A common customer's question about Ceph is how we can make backups of Ceph.
To me, this is kinda redundant, however I make this lab because my clients always have a complex scenario to deploy... and who knows, have a backup, will save you a lot of headaches.

Looking into Ceph Documentation, I found: INCREMENTAL SNAPSHOTS WITH RBD
And it looks good, but not exactly what I want.

The rbd(8) manpage says:

export (image-spec | snap-spec) [dest-path]
Exports image to dest path (use - for stdout).

import [–image-format format-id] [–object-size B/K/M] [–stripe-unit size-in-B/K/M –stripe-count num] [–image-feature feature-name]... [–image-shared] src-path [image-spec]
Creates a new image and imports its data from path (use - for stdin)...

Could it be that simple? let's see

In this lab, we have my SES Cluster (sesadm) and a Linux Client (sesclient) using a image (rbd/linuxshare) mounting in /home/backups through a iSCSI Gateway (iscsigw)

+---------------+             +--------------------+            +---------------------+
|               |             |                    |            |                     |
| SES3 Cluster  | +---------> | iSCSI Gateway      | +--------> |  iSCSI Linux Client |
|               |             | rbd / linuxshare   |            |  /home/backups      |
|               |             |                    |            |                     |
+---------------+             +--------------------+            +---------------------+
    sesadm                          iscsigw                           sesclient

Let's check some data on sesclient

sesclient:~ # df -H
Filesystem                                     Size  Used Avail Use% Mounted on
/dev/vda2                                       51G  1.9G   48G   4% /
devtmpfs                                       2.0G     0  2.0G   0% /dev
tmpfs                                          2.0G     0  2.0G   0% /dev/shm
tmpfs                                          2.0G   19M  2.0G   1% /run
tmpfs                                          2.0G     0  2.0G   0% /sys/fs/cgroup
/dev/mapper/3600140503a0ce22122637ad974976cef  5.2G  4.2G  696M  86% /home/backups
sesclient:~ # md5sum /home/backups/*.iso
c5d2148c2b66ac3ca211484cf2167fab  /home/backups/SLES-11-SP4-DVD-x86_64-GM-DVD1.iso
36ee3ef3ab4173c8459d77c6f781b2c1  /home/backups/SUSE-Enterprise-Storage-3-DVD-x86_64-GM-DVD1.iso
sesclient:~ #

Now, let's play, make the export

sesadm:~ # rbd export -p rbd linuxshare /home/cephadm/backup/linuxshare-backup
Exporting image: 100% complete...done.
sesadm:~ #

ERASE the POOL!... Yes! the entire pool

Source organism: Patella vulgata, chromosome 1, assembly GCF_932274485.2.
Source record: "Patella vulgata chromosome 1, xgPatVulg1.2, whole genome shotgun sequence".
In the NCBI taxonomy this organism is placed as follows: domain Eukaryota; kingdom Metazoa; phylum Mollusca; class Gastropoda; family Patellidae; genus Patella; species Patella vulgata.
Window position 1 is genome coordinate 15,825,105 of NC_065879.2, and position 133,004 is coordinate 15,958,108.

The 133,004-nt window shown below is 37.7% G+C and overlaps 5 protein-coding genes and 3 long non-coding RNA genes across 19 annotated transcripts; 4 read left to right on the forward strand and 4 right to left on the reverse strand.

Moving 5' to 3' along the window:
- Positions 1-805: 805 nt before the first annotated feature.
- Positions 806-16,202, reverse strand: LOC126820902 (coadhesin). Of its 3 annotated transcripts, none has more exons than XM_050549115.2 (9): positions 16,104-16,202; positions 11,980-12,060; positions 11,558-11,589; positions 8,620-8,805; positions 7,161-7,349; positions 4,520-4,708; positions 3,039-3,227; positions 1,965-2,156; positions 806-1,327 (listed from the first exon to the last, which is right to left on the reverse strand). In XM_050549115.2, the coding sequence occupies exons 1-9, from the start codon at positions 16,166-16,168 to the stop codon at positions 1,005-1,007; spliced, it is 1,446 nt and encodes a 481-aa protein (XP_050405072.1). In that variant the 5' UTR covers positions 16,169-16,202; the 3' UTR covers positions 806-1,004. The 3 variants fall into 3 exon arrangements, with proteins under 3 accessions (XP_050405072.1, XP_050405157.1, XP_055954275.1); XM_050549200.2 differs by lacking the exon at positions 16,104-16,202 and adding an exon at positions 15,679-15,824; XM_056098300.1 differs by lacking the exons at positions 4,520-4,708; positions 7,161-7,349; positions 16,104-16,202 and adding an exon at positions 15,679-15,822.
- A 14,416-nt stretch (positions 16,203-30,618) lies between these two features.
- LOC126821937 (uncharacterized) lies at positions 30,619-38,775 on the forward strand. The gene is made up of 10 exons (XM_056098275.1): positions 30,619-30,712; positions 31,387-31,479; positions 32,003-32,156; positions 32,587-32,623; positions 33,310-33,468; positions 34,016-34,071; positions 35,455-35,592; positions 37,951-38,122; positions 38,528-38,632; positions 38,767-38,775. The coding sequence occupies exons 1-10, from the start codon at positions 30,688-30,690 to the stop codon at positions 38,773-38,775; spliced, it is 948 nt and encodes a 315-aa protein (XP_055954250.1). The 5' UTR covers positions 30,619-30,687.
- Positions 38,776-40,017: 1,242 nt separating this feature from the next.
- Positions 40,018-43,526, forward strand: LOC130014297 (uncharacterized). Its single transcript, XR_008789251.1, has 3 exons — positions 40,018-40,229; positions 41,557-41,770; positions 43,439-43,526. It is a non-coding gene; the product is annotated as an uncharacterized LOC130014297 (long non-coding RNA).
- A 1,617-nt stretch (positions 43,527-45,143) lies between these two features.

sesadm:~ # ceph osd pool delete rbd rbd --yes-i-really-really-mean-it
pool 'rbd' removed
sesadm:~ #

Force the chaos in sesclient

sesclient:~ # umount /home/backups/
sesclient:~ # mount /dev/mapper/3600140503a0ce22122637ad974976cef /home/backups/
mount: /dev/mapper/3600140503a0ce22122637ad974976cef: can't read superblock
sesclient:~ #

And restore...

sesadm:~ # ceph osd pool create rbd 128
pool 'rbd' created
sesadm:~ #
sesadm:~ # rbd import --dest-pool rbd /home/cephadm/backup/linuxshare-backup linuxshare
Importing image: 100% complete...done.
sesadm:~ #

In sesclient we need to re discover and login for the target (iscsigw) and we can see after this, that device mapper ID changed

sesclient:~ # multipath -ll
36001405c79056639a623ff2b2fc85f34 dm-0 SUSE,RBD
size=5.0G features='1 queue_if_no_path' hwhandler='1 alua' wp=rw
`-+- policy='service-time 0' prio=50 status=active
  `- 2:0:0:0 sda 8:0   active ready running
sesclient:~ #

However, lets mount and check the files

sesclient:~ # mount /dev/mapper/36001405c79056639a623ff2b2fc85f34 /home/backups/
sesclient:~ # ls /home/backups/
SLES-11-SP4-DVD-x86_64-GM-DVD1.iso  SUSE-Enterprise-Storage-3-DVD-x86_64-GM-DVD1.iso  lost+found
sesclient:~ #

But are the same files? The same checksum?

Yeah! Same checksum, We can say it works

And yes, I made a ugly and dirty script for this:

#!/bin/bash
# wvera@suse.com

BackupPath=/home/cephadm/backups

usage() {
    echo "Ceph Export / Import Block Storage"
    echo "$0 <export|import>"
}

export() {
for pool in $(rados lspools)
do
  for  images in $(rbd ls -p $pool)
  do
  PoolExportPath=${BackupPath}/${pool}
  mkdir -p $PoolExportPath
  rbd export -p $pool $images ${PoolExportPath}/${images}
  done
done
}

import() {
if [ ! -d $BackupPath ]
    then
    echo "You don't have backups in $BackupPath or variable is empty"
    exit 1
    else 
    for pool in $(ls $BackupPath);do
    ceph osd pool create $pool 128
    for image in $(ls ${BackupPath}/${pool});do 
    echo ${BackupPath}/${pool}/$image 
    rbd import --dest-pool $pool ${BackupPath}/${pool}/$image $image
    done
    done
fi

}

ask() {
	case "$DOIT" in
  	"export")
    export
  	;;
  	"import")
    import
  	;;
  	*)
    usage
  	;;
	esac
	
}
if [ "$#" -ne "1" ]; then usage; else DOIT=$1; ask;fi

This script has two options:

  • export: sweep all pools of you Ceph Cluster and then export the image(s) into the path defined with the var $BackupPath
  • import: asumes that the pool does not exit and create it, then import the images according the tree of $BackupPath

Of course this is a very, very, very rustic stuff, I uploaded it at my github with a TODO list, any ideas are welcome!

https://github.com/bvera/ceph-backup

Remember this is tested on my personal lab, please test and re test before you use it at production environment

Happy backup!

Billy Vera © 2017. All Rights Reserved.

The opinions expressed in this blog are purely my own and are not in any way endorsed by my employer.

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